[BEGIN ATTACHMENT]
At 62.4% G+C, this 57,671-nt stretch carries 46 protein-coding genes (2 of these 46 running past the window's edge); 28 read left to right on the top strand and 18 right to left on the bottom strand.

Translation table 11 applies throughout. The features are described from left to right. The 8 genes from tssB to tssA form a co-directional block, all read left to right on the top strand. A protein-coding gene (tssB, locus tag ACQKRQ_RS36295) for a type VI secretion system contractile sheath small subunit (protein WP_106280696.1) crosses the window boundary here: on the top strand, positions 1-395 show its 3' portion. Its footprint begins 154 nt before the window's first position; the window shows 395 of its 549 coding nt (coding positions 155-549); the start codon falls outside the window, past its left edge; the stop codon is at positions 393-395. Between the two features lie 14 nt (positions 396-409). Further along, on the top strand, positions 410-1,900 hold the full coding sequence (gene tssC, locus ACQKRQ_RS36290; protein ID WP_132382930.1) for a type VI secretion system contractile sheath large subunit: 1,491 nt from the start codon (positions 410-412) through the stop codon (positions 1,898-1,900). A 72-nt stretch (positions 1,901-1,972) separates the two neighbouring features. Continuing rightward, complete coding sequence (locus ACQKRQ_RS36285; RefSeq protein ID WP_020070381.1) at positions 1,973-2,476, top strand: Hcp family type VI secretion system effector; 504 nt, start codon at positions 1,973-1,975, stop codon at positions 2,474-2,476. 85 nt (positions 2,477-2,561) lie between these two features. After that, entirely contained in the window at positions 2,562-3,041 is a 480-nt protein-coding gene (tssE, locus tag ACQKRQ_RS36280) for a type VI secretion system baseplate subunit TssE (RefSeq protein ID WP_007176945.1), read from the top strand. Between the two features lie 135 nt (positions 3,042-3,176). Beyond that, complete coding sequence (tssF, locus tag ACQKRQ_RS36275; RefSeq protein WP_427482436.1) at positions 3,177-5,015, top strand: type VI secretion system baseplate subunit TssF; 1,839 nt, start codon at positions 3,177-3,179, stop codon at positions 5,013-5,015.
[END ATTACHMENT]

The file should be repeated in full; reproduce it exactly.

At 62.4% G+C, this 57,671-nt stretch carries 46 protein-coding genes (2 of these 46 running past the window's edge); 28 read left to right on the top strand and 18 right to left on the bottom strand.

Translation table 11 applies throughout. The features are described from left to right. The 8 genes from tssB to tssA form a co-directional block, all read left to right on the top strand. A protein-coding gene (tssB, locus tag ACQKRQ_RS36295) for a type VI secretion system contractile sheath small subunit (protein WP_106280696.1) crosses the window boundary here: on the top strand, positions 1-395 show its 3' portion. Its footprint begins 154 nt before the window's first position; the window shows 395 of its 549 coding nt (coding positions 155-549); the start codon falls outside the window, past its left edge; the stop codon is at positions 393-395. Between the two features lie 14 nt (positions 396-409). Further along, on the top strand, positions 410-1,900 hold the full coding sequence (gene tssC, locus ACQKRQ_RS36290; protein ID WP_132382930.1) for a type VI secretion system contractile sheath large subunit: 1,491 nt from the start codon (positions 410-412) through the stop codon (positions 1,898-1,900). A 72-nt stretch (positions 1,901-1,972) separates the two neighbouring features. Continuing rightward, complete coding sequence (locus ACQKRQ_RS36285; RefSeq protein ID WP_020070381.1) at positions 1,973-2,476, top strand: Hcp family type VI secretion system effector; 504 nt, start codon at positions 1,973-1,975, stop codon at positions 2,474-2,476. 85 nt (positions 2,477-2,561) lie between these two features. After that, entirely contained in the window at positions 2,562-3,041 is a 480-nt protein-coding gene (tssE, locus tag ACQKRQ_RS36280) for a type VI secretion system baseplate subunit TssE (RefSeq protein ID WP_007176945.1), read from the top strand. Between the two features lie 135 nt (positions 3,042-3,176). Beyond that, complete coding sequence (tssF, locus tag ACQKRQ_RS36275; RefSeq protein WP_427482436.1) at positions 3,177-5,015, top strand: type VI secretion system baseplate subunit TssF; 1,839 nt, start codon at positions 3,177-3,179, stop codon at positions 5,013-5,015.